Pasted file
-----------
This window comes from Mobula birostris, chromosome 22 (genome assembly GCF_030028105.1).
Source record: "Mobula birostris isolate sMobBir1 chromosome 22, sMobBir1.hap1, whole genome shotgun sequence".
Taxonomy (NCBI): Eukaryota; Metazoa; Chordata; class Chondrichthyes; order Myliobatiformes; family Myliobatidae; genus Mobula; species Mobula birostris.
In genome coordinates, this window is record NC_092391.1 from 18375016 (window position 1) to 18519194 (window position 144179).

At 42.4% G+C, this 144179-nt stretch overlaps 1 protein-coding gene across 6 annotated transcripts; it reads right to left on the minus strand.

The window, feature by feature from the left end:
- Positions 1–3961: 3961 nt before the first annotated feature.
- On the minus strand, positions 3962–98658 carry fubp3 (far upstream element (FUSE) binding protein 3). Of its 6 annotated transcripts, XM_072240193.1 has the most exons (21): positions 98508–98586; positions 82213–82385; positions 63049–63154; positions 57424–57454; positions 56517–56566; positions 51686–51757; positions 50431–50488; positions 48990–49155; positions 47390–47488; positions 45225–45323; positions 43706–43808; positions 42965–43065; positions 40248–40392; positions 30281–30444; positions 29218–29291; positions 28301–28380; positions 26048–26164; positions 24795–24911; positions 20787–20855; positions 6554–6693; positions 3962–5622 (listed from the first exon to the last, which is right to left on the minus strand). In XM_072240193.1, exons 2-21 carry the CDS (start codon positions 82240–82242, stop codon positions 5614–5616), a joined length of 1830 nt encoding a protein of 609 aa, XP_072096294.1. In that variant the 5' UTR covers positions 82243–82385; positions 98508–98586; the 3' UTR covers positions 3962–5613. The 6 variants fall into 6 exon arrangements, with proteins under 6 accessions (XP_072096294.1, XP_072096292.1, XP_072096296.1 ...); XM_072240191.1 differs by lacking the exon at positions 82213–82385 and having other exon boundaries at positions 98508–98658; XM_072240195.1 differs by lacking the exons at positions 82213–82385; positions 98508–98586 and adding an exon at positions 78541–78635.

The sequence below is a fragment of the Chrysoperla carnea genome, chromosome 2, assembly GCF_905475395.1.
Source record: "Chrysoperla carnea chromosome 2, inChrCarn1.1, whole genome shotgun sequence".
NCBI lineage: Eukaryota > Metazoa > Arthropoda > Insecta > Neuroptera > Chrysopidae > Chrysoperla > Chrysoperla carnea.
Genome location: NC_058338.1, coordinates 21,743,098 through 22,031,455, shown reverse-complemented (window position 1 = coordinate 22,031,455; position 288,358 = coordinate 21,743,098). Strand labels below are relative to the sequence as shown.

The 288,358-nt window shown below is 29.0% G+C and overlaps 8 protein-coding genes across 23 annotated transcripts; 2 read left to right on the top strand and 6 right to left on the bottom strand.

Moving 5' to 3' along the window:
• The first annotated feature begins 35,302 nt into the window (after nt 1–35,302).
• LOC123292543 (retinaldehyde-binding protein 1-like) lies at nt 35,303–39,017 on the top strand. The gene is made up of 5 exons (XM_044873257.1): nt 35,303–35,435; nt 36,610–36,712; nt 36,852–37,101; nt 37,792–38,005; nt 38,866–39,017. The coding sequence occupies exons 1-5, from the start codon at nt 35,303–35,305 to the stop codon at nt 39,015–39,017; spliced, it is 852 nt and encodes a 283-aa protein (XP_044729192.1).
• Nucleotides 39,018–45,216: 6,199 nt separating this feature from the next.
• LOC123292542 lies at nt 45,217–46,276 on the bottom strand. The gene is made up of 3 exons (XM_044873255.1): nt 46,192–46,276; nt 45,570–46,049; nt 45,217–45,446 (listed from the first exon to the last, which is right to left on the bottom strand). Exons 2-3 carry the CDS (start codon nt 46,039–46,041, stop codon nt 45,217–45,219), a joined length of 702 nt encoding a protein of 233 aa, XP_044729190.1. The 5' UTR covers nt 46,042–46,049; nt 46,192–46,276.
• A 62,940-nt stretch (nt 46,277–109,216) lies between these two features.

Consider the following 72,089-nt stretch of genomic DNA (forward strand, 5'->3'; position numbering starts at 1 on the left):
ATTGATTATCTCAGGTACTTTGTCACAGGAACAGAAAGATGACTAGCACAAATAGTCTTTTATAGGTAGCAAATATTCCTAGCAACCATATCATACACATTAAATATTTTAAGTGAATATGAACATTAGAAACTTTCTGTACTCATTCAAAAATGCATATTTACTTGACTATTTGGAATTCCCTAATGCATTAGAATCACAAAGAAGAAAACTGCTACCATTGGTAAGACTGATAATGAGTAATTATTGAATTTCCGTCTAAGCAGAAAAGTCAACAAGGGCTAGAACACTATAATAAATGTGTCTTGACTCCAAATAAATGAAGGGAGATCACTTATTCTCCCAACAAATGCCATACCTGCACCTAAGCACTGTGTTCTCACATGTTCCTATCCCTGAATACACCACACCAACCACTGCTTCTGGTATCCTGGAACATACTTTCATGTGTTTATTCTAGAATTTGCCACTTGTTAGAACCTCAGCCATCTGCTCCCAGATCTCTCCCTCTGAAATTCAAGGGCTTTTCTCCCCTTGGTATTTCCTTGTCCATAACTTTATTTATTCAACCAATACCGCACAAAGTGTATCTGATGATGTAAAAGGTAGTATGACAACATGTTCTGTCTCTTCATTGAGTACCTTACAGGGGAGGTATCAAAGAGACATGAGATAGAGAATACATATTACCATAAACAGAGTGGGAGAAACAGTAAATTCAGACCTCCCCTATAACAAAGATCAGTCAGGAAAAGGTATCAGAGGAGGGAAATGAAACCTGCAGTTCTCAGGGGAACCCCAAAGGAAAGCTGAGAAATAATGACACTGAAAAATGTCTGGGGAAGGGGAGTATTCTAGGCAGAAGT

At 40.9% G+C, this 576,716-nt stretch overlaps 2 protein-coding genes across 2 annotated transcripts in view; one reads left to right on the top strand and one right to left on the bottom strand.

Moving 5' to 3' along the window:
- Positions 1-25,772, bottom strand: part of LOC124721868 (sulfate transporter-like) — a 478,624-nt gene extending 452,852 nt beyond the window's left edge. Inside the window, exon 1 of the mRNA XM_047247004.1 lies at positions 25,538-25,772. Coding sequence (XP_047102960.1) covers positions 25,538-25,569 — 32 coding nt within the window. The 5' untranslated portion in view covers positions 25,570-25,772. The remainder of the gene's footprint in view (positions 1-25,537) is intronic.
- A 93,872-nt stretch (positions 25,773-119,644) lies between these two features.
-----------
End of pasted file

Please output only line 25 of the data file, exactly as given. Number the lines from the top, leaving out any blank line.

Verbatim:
- A 93,872-nt stretch (positions 25,773-119,644) lies between these two features.